Broken Sword: The Shadow of The Templars Review

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Graphics: 8.0
Sound : 8.0
Gameplay : 8.0
Multiplayer : N/A
Overall : 8.0
Review by Andreas Misund Berntsen

Back in 1996 Revolution Software Ltd developed an excellent adventure game called Broken Sword. For once an adventure game that wasn't released by the gigantic Sierra or Lucas Arts, who by all means have released several awesome games. Virgin Interactive Entertainment published this gem, which ended up selling as a critically acclaimed game.

The company BAM! which some may not have heard of, recently released their port of this game to the Gameboy Advance, and I was eager to once again play one of my favourite adventure games. My initial thought before actually playing the game was that they would have some problems with the gameplay, seeing as how you're not using a mouse to point and click. But let me tell you, it worked out great. But, more on that later.

In Broken Sword: The Shadow Of The Templars the story is set in Paris, not too long ago. You, being an American tourist named George Stobbart stumble across a devious plot involving a medieval manuscript from the 10th century, and the assassination of its owner. The storyline is in my opinion better than average, and made me want to play it 'just a bit more' several times a day. Luckily the game isn't too difficult, so you can concentrate on the actual storyline, rather than pulling your hair out while trying to figure out puzzles you would have thought came directly from hell.

One of the things about the Gameboy Advance port of Broken Sword that positively surprised me is how they managed to keep a lot of the original hand-drawn cartoonish feel that I know many liked a lot. Of course, the Gameboy Advance does have its limitations, so don't expect textures of incredibly high resolution, but it was sufficient for my liking.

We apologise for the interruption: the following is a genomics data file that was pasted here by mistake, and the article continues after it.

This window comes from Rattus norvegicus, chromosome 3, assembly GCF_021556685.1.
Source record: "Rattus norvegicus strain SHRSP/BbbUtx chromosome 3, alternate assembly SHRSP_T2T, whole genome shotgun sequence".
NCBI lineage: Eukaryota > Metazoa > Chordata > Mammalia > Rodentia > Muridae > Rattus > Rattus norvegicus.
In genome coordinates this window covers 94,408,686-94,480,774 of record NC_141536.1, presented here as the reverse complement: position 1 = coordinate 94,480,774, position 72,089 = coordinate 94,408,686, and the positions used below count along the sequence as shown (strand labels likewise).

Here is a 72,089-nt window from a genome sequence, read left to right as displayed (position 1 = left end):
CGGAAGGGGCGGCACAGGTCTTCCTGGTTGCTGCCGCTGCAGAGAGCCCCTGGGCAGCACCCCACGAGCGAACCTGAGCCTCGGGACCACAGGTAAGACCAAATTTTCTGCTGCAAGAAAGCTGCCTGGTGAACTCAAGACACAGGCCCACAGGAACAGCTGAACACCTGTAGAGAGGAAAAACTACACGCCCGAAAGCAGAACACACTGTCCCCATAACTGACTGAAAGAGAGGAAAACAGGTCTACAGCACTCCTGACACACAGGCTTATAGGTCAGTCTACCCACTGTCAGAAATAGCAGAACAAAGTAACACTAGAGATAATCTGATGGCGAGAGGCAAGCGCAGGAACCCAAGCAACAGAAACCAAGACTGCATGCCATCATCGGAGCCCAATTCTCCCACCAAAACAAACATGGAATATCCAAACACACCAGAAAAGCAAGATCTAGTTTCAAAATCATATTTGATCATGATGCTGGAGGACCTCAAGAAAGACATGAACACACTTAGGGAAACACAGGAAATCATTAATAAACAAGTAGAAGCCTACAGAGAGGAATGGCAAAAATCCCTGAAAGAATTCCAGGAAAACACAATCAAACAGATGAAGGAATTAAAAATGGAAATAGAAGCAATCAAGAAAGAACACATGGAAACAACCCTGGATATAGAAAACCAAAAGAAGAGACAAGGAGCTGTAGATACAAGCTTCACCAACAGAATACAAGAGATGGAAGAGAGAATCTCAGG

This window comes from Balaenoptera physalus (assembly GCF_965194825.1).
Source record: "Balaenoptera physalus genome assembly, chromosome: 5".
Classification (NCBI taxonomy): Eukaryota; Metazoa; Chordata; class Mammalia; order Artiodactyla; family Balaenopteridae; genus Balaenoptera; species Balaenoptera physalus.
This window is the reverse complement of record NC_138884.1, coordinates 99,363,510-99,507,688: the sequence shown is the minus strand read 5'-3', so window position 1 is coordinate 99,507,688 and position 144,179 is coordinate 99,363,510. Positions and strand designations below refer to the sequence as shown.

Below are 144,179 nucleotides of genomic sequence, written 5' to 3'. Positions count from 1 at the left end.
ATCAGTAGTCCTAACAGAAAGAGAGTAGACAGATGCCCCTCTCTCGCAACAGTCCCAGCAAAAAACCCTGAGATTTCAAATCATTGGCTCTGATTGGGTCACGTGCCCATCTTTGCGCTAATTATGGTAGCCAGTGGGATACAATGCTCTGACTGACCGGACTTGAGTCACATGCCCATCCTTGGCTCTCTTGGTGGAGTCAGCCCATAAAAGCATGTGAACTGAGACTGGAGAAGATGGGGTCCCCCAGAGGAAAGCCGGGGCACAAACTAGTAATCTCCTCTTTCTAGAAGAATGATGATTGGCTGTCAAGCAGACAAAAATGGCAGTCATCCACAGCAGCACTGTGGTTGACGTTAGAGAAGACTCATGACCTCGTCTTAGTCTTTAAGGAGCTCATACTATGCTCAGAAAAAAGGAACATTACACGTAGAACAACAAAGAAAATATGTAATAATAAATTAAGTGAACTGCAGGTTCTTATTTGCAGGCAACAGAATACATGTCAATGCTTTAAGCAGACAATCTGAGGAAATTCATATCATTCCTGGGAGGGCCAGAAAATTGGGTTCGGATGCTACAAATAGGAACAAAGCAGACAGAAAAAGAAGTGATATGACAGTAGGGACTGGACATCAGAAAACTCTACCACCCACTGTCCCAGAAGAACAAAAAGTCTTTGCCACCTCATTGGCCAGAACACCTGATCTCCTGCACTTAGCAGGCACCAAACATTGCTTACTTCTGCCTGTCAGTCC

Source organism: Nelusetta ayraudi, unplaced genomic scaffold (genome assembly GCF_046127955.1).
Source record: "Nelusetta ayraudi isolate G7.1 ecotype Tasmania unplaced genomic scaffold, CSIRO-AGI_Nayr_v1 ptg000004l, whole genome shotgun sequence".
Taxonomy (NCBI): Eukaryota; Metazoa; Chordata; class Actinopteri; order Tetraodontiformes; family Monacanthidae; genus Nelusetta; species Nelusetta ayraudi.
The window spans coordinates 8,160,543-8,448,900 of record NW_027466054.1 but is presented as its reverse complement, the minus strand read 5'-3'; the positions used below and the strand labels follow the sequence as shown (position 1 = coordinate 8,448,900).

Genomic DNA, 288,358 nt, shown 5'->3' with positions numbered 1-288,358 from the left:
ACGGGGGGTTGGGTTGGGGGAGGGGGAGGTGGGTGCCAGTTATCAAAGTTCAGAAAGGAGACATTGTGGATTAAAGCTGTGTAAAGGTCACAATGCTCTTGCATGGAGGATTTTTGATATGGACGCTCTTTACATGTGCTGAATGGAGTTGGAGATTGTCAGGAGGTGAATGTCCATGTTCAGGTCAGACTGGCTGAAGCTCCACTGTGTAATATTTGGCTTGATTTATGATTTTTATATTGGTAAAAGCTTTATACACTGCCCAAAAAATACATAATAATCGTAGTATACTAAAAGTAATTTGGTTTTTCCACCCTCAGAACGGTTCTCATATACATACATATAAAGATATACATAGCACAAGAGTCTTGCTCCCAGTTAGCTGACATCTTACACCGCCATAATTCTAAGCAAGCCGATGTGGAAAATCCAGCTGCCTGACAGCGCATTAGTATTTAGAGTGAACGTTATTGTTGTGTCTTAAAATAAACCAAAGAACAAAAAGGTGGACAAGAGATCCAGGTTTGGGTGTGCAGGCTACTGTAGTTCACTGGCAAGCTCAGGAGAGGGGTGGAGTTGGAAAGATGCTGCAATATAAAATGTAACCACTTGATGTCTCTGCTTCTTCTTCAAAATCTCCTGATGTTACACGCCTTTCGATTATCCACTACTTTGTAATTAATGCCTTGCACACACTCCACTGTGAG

BAM! also did a good job including background music and sound effects, which suit the game just fine. One of Britain's most famous composers: Barrington Pheloung, who also composed the music of the movies Truly Madly Deeply and Nostradamus. There isn't any spoken dialogue, but luckily the written dialogue is easy to read and follow. The conversations are very easy to make, because when it's your turn to speak you merely select the icon of the topic you'd like to discuss. Apart from being funny, the dialogues also look real, making the adventure something you can easier relate to.

Moving George Stobbart around in the game is done with the directional buttons. You have an action button, an inventory button and two buttons to use for cycling through what actions you can do in the area you're standing. That last feature is actually very useful, so that you don't have to click every pixel on the screen to trigger some kind of event, like you had to do in many adventure games "back in the days". You will be travelling to over 70 locations and interacting with more than 60 characters, all in beautiful scenery.

If you're in search of an adventure you can bring with you on the buss or wherever you want then Broken Sword: The Shadow of The Templars is something you should check out. A great storyline, powered by good-looking graphics and rich audio should keep you from getting bored. And if you finish the game then you can always check out its sequel, which is also a very nice game. However, so far it's only on the PC, but maybe BAM! will work their magic on it as well. I sure hope so.